Man Posts Epic Craigslist Missed Connection for Girl Who Held His iPhone Hostage

halloween iphone.jpg
The Lower East Side can be hellish on weekends, sure. Sometimes it can be really hellish, especially on Halloween, when some teenager holds your iPhone hostage and the night degenerates into an almost-brawl in a pizza parlor in which your friends are chasing the girl around, calling her a bitch, and your "really nice Tommy Hilfiger wallet" gets stolen and you have to call the police.

The above is the experience of some guy who then posted the whole thing to Craigslist Missed Connections for "The girl who held my iPhone for ransom in a pizzeria last night." Reposting in its entirety:

I first spoke to you on my girlfriend's phone, Halloween night, 2011. I don't know how it happened but somehow, my iPhone had slipped out of my back pocket and was missing. I'd noticed this, sitting in the back of The Skinny on Orchard and Stanton, and had immediately sprinted back to Pianos, thinking that I might've left my phone by the upstairs bar. You answered my phone after many a frantically-placed call, made from my girlfriend's phone, and informed me that you were in a cab but you could come back to where I was to return my phone. You also informed me that my mother had called my phone and, upon learning that you had it and were in a taxi headed back to where I was, had offered to pick up the fare. You then hinted, much less subtly, that you expected further "compensation," as you put it. I assented to the idea, reasoning that whatever small bit of cash I had on me was worth the safe return of my iPhone.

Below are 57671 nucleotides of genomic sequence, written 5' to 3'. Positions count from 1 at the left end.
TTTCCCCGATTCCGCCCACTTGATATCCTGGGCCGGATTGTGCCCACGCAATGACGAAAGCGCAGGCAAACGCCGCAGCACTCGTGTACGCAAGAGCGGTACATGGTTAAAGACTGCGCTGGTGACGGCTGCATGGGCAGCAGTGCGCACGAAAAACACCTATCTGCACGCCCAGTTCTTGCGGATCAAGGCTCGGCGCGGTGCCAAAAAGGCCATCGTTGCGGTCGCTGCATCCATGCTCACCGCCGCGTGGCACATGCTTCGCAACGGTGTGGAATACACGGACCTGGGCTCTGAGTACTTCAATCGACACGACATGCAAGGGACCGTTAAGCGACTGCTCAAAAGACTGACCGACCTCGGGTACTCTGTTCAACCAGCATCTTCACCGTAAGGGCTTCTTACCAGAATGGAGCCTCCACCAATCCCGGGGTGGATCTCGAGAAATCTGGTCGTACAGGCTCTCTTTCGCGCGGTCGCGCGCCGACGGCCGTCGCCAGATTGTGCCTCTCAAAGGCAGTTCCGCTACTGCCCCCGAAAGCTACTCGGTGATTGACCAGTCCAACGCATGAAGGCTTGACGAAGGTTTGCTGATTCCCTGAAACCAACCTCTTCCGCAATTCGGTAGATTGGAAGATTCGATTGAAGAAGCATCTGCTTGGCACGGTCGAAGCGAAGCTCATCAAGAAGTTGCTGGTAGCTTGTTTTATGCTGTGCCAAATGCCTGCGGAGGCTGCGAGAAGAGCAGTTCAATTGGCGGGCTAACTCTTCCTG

I walked to the corner of Orchard and Houston to meet you and you arrived after no more than a couple of minutes which, at the time, I thought a bit odd, seeing as you'd been in a cab headed uptown. When I first saw you, you appeared to be a girl of only eighteen or nineteen, wearing a long, curly, brunette ponytail, a tight, black hoodie with brightly-colored stars, and tight, lightly-washed boot-cut jeans with a black, studded belt, an outfit too genuine in its stereotypical urban adolescence to be a Halloween costume. You were with two friends, a short girl and a tall, chubby girl, who were wearing rough variants of the same outfit. You asked if I was "the one with the phone." I said that I was, indeed the person who'd lost his phone and procured my wallet, offering you every one of the six dollars, therein. In a shrill, harsh, loud Queens accent, you demanded twenty.

I suppose in retrospect, it was a bit "Larry David-esque" of me to be so taken aback by your poor-taste, gauche proposal, but I reasoned that giving you literally all of the cash on my person was enough to warrant the return of my iPhone--that, you know, you'd "do the right thing," so to speak. Furthermore, I reckoned your alleged cab ride hadn't cost all that much, seeing as you'd arrived no more than two minutes after answering my call. You told (not asked) me to go to an ATM. I declined and asked again that you return my phone, simultaneously offering you the six dollars in my wallet and explicating my lack of hesitancy in involving New York's finest. Myriad onlookers and homeless men gathered around as we argued; some people took videos on their phones. You started to walk away and I began walking towards you, intending to retrieve the now-pilfered phone. You and your friends screamed more than a few choruses of "DON'T FUCKING TOUCH ME/HER." I hadn't touched you; we were on a crowded New York street, standing directly in front of a pizzeria with a huge, clear front window and half a dozen patrons inside.

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